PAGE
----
COVID-19 outbreak at North Van care home spread before it was recognized

Lessons learned in Lynn Valley outbreak have helped contain virus at other care homes, says Dr. Bonnie Henry

Lynn valley care
An outbreak of COVID-19 spread at a North Vancouver care facility before it was recognized, said Dr. Bonnie Henry| Photo Mike Wakefield, North Shore News

One reason the COVID-19 outbreak at a North Vancouver care home grew out of control so quickly and with such deadly consequences, including Canada's first coronavirus death, is the illness was so mild at the beginning that it wasn’t recognized until it had already spread through the seniors home.

“It was not detected at its early stages, and it was well advanced by the time it was recognized,” said Dr. Bonnie Henry, chief medical health officer for the province, on Wednesday, about the Lynn Valley Care Centre outbreak.

In retrospect, said Henry, “there were quite a few people, both residents and staff,” who had the coronavirus by the time the outbreak was recognized.

That is a similar situation to what happened in Washington State at the beginning of the outbreak there, said Henry.

“They had a number of care home outbreaks as well.”

From the end of February to early March, one seniors care home in Washington State reported 129 cases of COVID-19, including cases among 81 residents. A total of 35 residents died and eight other nearby care homes also had outbreaks.

A Center for Disease Control report, however, found about half of the residents of the home who tested positive didn’t have symptoms on the day they were tested. Other reports have pointed to many of the typical symptoms of COVID-19 – like cough and a high fever – not being present in the same way in the elderly.

In another report on the Washington State care-home outbreak at the end of March, the CDC pointed to several contributing factors, including care workers who worked in long-term care facilities while experiencing COVID-19 symptoms, care aides who worked in multiple facilities, lack of personal protective equipment and difficulty identifying cases among elderly residents based on symptoms alone.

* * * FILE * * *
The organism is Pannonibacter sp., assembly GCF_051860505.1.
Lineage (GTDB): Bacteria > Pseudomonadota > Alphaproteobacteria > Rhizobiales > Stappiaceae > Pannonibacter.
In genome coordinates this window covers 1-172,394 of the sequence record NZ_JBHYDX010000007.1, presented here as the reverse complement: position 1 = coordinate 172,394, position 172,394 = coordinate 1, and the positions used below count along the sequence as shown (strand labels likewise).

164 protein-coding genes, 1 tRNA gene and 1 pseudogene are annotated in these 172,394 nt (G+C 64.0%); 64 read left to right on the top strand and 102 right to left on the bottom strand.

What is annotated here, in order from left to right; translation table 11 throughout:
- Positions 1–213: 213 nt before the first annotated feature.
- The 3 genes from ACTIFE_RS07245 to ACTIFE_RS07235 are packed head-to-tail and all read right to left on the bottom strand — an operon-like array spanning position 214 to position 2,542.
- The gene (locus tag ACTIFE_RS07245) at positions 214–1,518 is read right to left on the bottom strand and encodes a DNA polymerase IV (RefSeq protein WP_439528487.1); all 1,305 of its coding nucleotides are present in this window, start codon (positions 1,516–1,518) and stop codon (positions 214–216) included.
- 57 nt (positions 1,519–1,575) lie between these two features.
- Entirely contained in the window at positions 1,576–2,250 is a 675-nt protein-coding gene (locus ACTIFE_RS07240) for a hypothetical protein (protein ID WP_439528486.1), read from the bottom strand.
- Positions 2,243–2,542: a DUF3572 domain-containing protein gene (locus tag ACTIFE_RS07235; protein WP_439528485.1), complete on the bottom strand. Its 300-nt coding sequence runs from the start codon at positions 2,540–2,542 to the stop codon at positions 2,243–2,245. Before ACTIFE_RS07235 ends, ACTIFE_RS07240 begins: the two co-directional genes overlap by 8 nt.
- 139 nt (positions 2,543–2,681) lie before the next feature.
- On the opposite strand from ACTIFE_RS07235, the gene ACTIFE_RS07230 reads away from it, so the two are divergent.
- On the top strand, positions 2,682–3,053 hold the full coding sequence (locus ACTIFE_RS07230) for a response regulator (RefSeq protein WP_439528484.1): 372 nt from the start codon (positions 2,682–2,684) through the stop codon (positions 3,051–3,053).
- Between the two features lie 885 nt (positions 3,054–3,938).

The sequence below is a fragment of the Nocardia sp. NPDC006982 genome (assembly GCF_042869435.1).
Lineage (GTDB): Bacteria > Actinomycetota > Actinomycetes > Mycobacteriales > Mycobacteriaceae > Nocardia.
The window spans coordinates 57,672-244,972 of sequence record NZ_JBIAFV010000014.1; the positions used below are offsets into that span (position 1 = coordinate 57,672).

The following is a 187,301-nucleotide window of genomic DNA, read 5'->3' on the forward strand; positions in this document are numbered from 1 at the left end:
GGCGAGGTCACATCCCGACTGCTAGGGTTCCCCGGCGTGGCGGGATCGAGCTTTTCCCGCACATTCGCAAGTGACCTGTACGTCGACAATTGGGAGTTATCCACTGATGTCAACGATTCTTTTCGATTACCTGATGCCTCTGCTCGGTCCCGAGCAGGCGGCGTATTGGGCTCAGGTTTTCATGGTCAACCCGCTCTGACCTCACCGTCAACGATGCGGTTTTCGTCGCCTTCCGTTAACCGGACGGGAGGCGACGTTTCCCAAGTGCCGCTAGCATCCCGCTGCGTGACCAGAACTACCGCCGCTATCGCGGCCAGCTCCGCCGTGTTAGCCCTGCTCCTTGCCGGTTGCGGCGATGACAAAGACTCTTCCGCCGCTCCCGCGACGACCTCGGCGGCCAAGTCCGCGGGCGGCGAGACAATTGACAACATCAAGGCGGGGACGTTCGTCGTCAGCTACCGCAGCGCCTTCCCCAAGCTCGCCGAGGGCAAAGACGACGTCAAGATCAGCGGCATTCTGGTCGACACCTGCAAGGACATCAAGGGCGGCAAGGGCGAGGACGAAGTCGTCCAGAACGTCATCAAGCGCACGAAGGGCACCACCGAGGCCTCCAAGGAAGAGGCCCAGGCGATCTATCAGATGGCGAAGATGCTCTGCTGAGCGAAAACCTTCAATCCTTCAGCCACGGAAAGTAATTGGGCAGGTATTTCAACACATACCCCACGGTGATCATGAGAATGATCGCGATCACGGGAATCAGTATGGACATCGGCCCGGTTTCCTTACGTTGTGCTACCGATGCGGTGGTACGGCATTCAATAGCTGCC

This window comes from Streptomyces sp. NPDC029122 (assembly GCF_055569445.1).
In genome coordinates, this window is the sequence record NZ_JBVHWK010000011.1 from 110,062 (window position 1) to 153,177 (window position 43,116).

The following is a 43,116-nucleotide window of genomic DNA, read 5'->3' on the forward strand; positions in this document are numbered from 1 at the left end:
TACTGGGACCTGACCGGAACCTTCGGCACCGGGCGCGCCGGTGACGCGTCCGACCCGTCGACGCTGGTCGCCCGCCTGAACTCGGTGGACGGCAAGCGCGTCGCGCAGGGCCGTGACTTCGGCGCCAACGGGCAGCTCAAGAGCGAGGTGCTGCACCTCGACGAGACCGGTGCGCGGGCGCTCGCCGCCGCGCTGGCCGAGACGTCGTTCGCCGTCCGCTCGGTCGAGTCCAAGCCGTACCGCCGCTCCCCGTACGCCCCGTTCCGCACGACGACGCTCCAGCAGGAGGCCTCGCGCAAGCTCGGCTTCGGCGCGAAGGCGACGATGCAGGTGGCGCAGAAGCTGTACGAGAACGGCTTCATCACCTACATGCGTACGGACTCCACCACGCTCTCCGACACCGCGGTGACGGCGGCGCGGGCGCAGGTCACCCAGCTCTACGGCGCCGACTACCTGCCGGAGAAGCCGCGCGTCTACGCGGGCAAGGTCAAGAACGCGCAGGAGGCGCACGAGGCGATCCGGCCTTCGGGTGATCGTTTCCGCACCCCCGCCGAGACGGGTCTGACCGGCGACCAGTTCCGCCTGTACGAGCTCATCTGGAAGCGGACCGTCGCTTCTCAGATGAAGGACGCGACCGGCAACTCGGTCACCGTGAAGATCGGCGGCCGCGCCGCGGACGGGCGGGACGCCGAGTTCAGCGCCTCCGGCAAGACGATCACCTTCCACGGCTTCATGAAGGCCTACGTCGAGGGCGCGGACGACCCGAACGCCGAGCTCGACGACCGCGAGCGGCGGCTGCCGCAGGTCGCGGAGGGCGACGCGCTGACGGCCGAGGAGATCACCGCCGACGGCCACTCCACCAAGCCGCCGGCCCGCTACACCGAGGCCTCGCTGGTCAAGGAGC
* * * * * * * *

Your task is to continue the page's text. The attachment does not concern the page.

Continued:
By then, however, the outbreak at the Lynn Valley Care Centre was already underway.

The experience in the North Vancouver care home showed health officials how challenging it is to manage outbreaks in long-term care facilities, said Henry on Wednesday.

“This just shows us how challenging it is to play catch up with this virus when you don’t detect an outbreak early,” said Henry.

Measures now in place around the province, which limit care facility staff to working in one facility only, are a direct result of lessons learned from Lynn Valley, she said.

Before health officials realized what was happening, care aides who frequently worked at more than one facility and who may not have known they had the virus were likely spreading it between long-term care homes.

The increased testing of both residents and staff at care homes and stricter controls now in place are “a testament to learning from the initial outbreaks,” said Henry.

On Wednesday, Henry reported one more death at Lynn Valley Care Centre in the last day, bringing the total number of residents who have died of COVID-19 at the care centre to 18. Two residents of the Amica retirement home in North Vancouver's Edgemont Village also died of the virus on Tuesday.

The Lynn Valley Care Centre has been one of the two worst outbreaks in the province.

There are about 15 residents and 24 staff currently testing positive for the virus, while more than 30 residents and staff members have recovered.

Haro Park care centre in Vancouver has also been hard hit, with nine deaths reported and more than 40 residents and more than 25 staff members testing positive for coronavirus.

North Shore News